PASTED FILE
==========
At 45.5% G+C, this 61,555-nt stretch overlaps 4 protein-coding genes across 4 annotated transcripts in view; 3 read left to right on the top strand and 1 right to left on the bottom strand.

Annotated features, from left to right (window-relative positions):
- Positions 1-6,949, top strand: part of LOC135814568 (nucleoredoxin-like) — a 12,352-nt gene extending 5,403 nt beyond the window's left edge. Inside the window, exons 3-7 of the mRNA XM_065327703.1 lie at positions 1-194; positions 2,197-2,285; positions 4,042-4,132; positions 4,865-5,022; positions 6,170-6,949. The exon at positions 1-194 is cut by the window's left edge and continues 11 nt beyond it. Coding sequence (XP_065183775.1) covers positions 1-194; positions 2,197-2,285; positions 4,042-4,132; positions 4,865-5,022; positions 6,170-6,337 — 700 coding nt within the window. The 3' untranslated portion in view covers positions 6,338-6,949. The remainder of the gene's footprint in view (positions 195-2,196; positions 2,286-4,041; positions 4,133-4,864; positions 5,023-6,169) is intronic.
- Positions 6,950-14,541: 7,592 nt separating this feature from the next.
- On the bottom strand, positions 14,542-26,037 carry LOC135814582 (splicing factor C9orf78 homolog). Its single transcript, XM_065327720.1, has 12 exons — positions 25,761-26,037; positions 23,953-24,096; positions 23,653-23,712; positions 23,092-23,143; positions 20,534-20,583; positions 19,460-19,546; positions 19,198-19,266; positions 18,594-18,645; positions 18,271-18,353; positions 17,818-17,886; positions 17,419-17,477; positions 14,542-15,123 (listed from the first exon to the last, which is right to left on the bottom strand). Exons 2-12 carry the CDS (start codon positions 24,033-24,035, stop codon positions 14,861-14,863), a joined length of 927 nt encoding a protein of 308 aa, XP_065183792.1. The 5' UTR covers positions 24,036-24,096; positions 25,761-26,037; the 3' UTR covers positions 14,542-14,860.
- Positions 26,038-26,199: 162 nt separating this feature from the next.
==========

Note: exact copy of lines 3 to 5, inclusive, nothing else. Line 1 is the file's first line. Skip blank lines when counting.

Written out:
- Positions 1-6,949, top strand: part of LOC135814568 (nucleoredoxin-like) — a 12,352-nt gene extending 5,403 nt beyond the window's left edge. Inside the window, exons 3-7 of the mRNA XM_065327703.1 lie at positions 1-194; positions 2,197-2,285; positions 4,042-4,132; positions 4,865-5,022; positions 6,170-6,949. The exon at positions 1-194 is cut by the window's left edge and continues 11 nt beyond it. Coding sequence (XP_065183775.1) covers positions 1-194; positions 2,197-2,285; positions 4,042-4,132; positions 4,865-5,022; positions 6,170-6,337 — 700 coding nt within the window. The 3' untranslated portion in view covers positions 6,338-6,949. The remainder of the gene's footprint in view (positions 195-2,196; positions 2,286-4,041; positions 4,133-4,864; positions 5,023-6,169) is intronic.
- Positions 6,950-14,541: 7,592 nt separating this feature from the next.
- On the bottom strand, positions 14,542-26,037 carry LOC135814582 (splicing factor C9orf78 homolog). Its single transcript, XM_065327720.1, has 12 exons — positions 25,761-26,037; positions 23,953-24,096; positions 23,653-23,712; positions 23,092-23,143; positions 20,534-20,583; positions 19,460-19,546; positions 19,198-19,266; positions 18,594-18,645; positions 18,271-18,353; positions 17,818-17,886; positions 17,419-17,477; positions 14,542-15,123 (listed from the first exon to the last, which is right to left on the bottom strand). Exons 2-12 carry the CDS (start codon positions 24,033-24,035, stop codon positions 14,861-14,863), a joined length of 927 nt encoding a protein of 308 aa, XP_065183792.1. The 5' UTR covers positions 24,036-24,096; positions 25,761-26,037; the 3' UTR covers positions 14,542-14,860.